Its been a while since we did an architectural feature, lately we’ve been focusing more on public projects, and sustainable initiatives but this project re-piqued my interest as its connected to an urban regeneration project (The High Line) that I have been following for almost a year and a half now. For any of you who are unaware The High Line is an urban renewal project in New York City that has taken the old elevated freight rail line that runs down the lower west side between 34th street and Gansevoort Street in the West Village, and at the moment most significantly through the meat packing district (MePa) that is sandwiched between the West Village and Chelsae. The project will turn this former freight line that has been unused since 1980 into an elevated parkway in the style of the Promenade Plantee’ in Paris.
Hotelier Andre Balazs, owner of the Chateau Marmont and The Standard chain of hotels will soon be officially opening The Standard New York on a lot that would have been considered ‘problematic’ before The High Line conversion, but is now considered plum due to its immediate proximity. Which could be understating it a little, The High Line cuts across Balazs’ lot diagonally.
“For the first time I had a hard time imagining what the hotel should look like,” Balazssays. “I usually renovate older buildings, and this was ground-up construction. Add to that the matter of the High Line and it was a unique challenge.” S
As such the Hotel is suspended above The High Line on concrete pilotis, which suspend the hotel 56 feet above ground level and 30 feet above the track. This caused one real estate blogto mention that the Hotel is in a ‘perpetual lapdance’ with The High Line. The design is a bit of a progression through time periods. Overall the building looks a lot like a Le Corbusier, built in the International style. The building is two concrete framed glass walls bushed together at a slight angle. It evokes an open book standing on its end.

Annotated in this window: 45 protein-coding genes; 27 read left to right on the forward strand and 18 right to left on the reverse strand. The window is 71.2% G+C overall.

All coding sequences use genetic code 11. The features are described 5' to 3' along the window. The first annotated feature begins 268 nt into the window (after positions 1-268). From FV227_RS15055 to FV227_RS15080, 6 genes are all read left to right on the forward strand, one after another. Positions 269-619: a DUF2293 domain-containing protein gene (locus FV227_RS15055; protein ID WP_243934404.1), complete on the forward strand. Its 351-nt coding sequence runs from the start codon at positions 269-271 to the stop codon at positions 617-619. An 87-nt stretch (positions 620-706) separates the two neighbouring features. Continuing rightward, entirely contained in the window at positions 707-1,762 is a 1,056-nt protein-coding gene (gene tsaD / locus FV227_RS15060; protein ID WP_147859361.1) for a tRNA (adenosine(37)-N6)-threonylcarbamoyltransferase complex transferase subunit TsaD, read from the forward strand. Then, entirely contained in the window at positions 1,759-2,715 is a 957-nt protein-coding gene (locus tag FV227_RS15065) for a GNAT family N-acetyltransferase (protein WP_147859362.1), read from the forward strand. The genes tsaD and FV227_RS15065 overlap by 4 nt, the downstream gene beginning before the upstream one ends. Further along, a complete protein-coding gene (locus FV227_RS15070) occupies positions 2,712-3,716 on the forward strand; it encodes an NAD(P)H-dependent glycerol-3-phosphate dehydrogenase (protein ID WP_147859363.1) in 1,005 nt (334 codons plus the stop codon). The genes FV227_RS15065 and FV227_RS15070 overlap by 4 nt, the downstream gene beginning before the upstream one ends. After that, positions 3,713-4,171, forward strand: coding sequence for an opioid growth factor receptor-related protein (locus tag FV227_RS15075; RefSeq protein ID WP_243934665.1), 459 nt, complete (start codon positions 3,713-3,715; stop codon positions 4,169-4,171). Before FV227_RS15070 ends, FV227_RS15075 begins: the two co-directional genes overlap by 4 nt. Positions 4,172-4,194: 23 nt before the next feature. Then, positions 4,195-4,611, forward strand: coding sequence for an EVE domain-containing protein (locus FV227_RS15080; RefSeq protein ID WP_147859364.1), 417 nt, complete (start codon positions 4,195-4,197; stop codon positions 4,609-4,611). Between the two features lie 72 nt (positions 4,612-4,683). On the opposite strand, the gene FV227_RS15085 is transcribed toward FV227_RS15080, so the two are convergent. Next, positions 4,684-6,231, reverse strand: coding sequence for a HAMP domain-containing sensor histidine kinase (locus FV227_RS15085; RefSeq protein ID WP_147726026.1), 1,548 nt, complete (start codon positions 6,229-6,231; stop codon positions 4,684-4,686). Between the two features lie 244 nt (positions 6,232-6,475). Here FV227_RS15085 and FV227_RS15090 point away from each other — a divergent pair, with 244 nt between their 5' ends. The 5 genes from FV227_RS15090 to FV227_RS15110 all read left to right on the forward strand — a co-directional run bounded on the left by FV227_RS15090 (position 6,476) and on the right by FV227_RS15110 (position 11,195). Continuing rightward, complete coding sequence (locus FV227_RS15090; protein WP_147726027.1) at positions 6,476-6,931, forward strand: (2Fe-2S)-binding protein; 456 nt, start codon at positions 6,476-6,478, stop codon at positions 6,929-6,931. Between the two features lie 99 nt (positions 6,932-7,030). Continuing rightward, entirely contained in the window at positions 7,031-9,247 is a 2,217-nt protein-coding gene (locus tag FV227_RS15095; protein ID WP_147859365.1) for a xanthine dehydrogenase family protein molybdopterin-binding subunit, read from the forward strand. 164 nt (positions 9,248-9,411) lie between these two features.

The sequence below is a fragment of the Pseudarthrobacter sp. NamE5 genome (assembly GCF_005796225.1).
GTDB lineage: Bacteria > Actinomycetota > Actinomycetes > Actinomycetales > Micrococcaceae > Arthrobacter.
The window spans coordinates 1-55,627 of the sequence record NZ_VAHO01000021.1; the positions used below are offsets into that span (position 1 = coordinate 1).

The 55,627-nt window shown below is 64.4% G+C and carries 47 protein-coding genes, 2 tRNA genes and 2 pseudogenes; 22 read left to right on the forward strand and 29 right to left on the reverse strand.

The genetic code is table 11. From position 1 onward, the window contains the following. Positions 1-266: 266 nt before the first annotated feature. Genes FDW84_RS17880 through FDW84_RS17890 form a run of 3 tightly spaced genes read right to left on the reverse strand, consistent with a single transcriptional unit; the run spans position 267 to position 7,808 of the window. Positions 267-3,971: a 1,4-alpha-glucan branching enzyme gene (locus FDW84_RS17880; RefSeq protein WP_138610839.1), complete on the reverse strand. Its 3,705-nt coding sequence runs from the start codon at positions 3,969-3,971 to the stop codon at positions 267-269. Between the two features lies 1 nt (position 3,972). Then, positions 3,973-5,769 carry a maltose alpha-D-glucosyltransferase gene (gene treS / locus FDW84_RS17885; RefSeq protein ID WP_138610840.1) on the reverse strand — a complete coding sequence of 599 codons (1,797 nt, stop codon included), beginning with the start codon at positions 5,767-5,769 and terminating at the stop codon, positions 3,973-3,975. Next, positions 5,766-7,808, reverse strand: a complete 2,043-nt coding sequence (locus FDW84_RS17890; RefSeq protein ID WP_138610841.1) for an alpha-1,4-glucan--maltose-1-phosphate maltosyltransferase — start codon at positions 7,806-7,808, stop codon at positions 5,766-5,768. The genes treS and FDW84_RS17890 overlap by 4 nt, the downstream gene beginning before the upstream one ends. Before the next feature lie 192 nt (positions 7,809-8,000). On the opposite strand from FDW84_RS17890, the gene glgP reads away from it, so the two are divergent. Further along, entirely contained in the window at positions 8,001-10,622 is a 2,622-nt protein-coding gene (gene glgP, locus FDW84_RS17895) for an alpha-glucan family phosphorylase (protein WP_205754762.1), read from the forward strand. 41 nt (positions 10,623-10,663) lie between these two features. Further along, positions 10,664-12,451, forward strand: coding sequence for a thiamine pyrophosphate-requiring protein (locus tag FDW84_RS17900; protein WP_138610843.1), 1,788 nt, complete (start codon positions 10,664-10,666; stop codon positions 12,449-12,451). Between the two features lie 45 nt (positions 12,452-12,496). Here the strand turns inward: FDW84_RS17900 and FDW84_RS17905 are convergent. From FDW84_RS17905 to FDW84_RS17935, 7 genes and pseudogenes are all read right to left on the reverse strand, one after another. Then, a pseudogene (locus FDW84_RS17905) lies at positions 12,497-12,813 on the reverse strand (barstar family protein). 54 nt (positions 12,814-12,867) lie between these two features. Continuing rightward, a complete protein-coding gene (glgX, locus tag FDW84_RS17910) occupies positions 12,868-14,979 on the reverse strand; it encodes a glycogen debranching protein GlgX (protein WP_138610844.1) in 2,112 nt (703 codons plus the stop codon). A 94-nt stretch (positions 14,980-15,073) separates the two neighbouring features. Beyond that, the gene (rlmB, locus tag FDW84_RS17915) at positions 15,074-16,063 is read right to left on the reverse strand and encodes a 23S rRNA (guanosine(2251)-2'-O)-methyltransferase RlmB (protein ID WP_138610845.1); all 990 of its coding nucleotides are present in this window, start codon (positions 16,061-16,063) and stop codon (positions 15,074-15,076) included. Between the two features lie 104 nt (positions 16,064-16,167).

“If you had to look at this project from an urban-planning perspective,” says Balazs, “it gets more modern, in terms of building type and décor, the higher you get. The ground floor relates to early in the last century, the time of the High Line. The hotel floors, in the tower, are midcentury—I was looking at Eero Saarinen, Mies van der Rohe, and Arne Jacobsen, who had designed an amazing hotel in Stockholm in the 50s.” S
While many of us plebes would be unable to stay in the hotel once it has had its grand opening the hotel is currently open(ish) as the website states. Some of the rooms are open even though the construction isn’t finished a a pretty affordable rate. Check out the the hotel chain’s website for rates.
One of the things that I find most exciting about these developments is that they prove that things that once were considered eyesores and only worthy of being torn down can be re-purposedinto serious assets. The park is considered one of the most innovative and influential urban-renewal projects of our time. With an imaginativeapproach to city planning, and some creative reuse of existing infrastructure, we can come up with some truly stellar results.